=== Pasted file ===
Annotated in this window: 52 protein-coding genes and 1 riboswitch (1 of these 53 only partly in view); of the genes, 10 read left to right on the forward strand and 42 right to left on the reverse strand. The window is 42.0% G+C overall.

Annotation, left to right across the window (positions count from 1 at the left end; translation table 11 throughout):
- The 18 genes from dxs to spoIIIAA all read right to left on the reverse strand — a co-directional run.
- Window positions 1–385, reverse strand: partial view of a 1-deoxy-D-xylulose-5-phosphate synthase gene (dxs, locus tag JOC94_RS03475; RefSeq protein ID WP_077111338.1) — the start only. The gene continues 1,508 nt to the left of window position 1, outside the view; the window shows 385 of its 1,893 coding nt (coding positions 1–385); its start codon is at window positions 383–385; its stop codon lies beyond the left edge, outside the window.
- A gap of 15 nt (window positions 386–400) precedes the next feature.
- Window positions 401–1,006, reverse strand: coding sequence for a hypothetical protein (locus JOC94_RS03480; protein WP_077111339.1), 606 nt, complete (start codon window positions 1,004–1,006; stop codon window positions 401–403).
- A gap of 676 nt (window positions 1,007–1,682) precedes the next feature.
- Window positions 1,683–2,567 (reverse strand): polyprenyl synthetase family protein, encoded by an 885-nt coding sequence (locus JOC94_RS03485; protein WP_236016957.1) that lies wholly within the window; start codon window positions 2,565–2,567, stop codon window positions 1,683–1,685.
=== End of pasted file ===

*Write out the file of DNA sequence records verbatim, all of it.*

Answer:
Annotated in this window: 52 protein-coding genes and 1 riboswitch (1 of these 53 only partly in view); of the genes, 10 read left to right on the forward strand and 42 right to left on the reverse strand. The window is 42.0% G+C overall.

Annotation, left to right across the window (positions count from 1 at the left end; translation table 11 throughout):
- The 18 genes from dxs to spoIIIAA all read right to left on the reverse strand — a co-directional run.
- Window positions 1–385, reverse strand: partial view of a 1-deoxy-D-xylulose-5-phosphate synthase gene (dxs, locus tag JOC94_RS03475; RefSeq protein ID WP_077111338.1) — the start only. The gene continues 1,508 nt to the left of window position 1, outside the view; the window shows 385 of its 1,893 coding nt (coding positions 1–385); its start codon is at window positions 383–385; its stop codon lies beyond the left edge, outside the window.
- A gap of 15 nt (window positions 386–400) precedes the next feature.
- Window positions 401–1,006, reverse strand: coding sequence for a hypothetical protein (locus JOC94_RS03480; protein WP_077111339.1), 606 nt, complete (start codon window positions 1,004–1,006; stop codon window positions 401–403).
- A gap of 676 nt (window positions 1,007–1,682) precedes the next feature.
- Window positions 1,683–2,567 (reverse strand): polyprenyl synthetase family protein, encoded by an 885-nt coding sequence (locus JOC94_RS03485; protein WP_236016957.1) that lies wholly within the window; start codon window positions 2,565–2,567, stop codon window positions 1,683–1,685.